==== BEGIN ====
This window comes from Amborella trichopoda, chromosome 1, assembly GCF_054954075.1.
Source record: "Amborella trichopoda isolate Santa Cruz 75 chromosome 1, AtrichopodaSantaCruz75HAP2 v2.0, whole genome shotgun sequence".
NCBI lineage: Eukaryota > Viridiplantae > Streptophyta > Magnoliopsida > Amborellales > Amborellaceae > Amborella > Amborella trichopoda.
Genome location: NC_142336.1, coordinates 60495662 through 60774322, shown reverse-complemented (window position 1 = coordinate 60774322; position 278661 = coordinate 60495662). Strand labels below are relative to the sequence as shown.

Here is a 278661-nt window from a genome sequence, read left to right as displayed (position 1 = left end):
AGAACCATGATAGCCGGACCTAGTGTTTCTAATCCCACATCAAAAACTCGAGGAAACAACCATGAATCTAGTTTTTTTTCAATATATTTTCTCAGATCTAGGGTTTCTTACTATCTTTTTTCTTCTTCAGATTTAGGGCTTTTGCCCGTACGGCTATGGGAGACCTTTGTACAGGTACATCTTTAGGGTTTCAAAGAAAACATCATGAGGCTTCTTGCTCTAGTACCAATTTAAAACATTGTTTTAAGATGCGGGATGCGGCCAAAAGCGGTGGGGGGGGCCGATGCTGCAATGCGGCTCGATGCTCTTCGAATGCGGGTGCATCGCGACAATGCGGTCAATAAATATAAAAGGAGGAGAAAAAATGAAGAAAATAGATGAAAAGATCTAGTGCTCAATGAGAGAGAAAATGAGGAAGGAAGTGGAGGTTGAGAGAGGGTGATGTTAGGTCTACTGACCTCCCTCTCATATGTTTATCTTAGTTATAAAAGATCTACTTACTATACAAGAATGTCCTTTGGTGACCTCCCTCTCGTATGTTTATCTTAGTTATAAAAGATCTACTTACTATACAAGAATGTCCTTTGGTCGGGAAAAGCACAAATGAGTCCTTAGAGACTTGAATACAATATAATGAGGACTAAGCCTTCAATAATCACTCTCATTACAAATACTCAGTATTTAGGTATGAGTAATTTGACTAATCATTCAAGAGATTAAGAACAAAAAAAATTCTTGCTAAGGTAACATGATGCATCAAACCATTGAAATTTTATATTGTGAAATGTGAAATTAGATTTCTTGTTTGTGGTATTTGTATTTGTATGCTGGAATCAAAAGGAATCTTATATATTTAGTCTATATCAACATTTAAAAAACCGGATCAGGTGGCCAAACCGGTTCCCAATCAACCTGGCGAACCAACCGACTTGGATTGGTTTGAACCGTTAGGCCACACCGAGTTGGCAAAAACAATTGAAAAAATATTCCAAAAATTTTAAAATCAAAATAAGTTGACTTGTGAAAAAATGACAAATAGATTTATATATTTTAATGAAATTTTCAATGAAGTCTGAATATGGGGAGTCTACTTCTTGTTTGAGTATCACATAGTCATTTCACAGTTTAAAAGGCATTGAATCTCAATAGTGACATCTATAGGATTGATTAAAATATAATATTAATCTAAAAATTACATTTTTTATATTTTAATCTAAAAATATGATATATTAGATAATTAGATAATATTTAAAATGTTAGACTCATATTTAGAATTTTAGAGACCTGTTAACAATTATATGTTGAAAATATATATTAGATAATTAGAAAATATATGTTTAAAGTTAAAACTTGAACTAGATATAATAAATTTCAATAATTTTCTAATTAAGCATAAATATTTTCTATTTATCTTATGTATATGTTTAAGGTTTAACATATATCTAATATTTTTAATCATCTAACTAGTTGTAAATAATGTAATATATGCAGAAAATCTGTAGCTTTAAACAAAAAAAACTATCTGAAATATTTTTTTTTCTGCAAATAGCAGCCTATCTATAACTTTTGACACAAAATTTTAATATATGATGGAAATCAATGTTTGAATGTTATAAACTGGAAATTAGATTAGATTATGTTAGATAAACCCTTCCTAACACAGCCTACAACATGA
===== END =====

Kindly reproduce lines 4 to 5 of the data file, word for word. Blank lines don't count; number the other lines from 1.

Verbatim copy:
Genome location: NC_142336.1, coordinates 60495662 through 60774322, shown reverse-complemented (window position 1 = coordinate 60774322; position 278661 = coordinate 60495662). Strand labels below are relative to the sequence as shown.

Here is a 278661-nt window from a genome sequence, read left to right as displayed (position 1 = left end):